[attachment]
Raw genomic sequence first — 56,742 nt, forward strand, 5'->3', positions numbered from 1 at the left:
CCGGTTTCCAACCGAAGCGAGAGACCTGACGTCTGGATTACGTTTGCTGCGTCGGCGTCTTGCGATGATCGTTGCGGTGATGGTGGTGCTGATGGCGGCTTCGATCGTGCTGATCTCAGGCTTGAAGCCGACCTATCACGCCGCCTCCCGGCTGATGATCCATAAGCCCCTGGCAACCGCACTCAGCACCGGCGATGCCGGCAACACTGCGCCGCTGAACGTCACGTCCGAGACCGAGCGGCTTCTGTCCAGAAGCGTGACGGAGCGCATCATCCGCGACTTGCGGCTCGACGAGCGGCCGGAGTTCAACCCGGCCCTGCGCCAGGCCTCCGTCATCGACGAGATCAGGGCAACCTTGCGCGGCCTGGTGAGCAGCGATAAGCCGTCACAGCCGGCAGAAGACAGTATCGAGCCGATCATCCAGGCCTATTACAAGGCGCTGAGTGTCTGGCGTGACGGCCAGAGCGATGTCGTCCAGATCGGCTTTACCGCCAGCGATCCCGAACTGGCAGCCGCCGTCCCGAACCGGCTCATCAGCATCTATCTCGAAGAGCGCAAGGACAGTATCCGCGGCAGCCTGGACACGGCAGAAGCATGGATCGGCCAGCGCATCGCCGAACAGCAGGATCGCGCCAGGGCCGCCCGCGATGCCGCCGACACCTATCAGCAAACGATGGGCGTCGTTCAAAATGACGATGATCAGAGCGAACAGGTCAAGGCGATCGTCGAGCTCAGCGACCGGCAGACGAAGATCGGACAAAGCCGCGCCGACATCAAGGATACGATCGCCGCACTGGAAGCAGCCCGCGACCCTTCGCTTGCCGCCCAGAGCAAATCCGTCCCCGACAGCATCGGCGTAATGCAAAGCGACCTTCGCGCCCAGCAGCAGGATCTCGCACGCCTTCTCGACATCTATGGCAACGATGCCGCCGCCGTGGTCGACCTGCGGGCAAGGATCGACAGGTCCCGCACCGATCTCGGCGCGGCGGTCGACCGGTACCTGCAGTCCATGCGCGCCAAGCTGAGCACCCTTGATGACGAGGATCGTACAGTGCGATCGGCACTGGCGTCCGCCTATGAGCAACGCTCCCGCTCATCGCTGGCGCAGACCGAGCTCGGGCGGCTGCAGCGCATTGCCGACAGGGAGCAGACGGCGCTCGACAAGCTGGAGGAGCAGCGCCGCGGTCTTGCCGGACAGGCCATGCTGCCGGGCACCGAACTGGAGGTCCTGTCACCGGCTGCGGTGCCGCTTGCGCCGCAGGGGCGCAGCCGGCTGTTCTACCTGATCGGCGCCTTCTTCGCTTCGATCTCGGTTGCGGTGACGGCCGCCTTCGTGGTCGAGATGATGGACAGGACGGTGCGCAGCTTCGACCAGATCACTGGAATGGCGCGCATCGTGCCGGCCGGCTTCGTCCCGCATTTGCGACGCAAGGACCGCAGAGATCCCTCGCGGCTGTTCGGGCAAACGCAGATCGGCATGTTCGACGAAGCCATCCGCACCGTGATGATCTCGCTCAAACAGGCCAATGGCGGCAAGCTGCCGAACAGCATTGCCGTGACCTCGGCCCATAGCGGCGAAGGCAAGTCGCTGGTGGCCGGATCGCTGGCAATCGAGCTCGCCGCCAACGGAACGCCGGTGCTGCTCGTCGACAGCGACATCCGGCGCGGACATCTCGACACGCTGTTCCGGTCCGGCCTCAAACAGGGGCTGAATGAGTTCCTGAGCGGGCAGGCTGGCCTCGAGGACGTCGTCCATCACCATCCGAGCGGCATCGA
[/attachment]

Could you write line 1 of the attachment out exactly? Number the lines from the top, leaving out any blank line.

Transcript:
Raw genomic sequence first — 56,742 nt, forward strand, 5'->3', positions numbered from 1 at the left: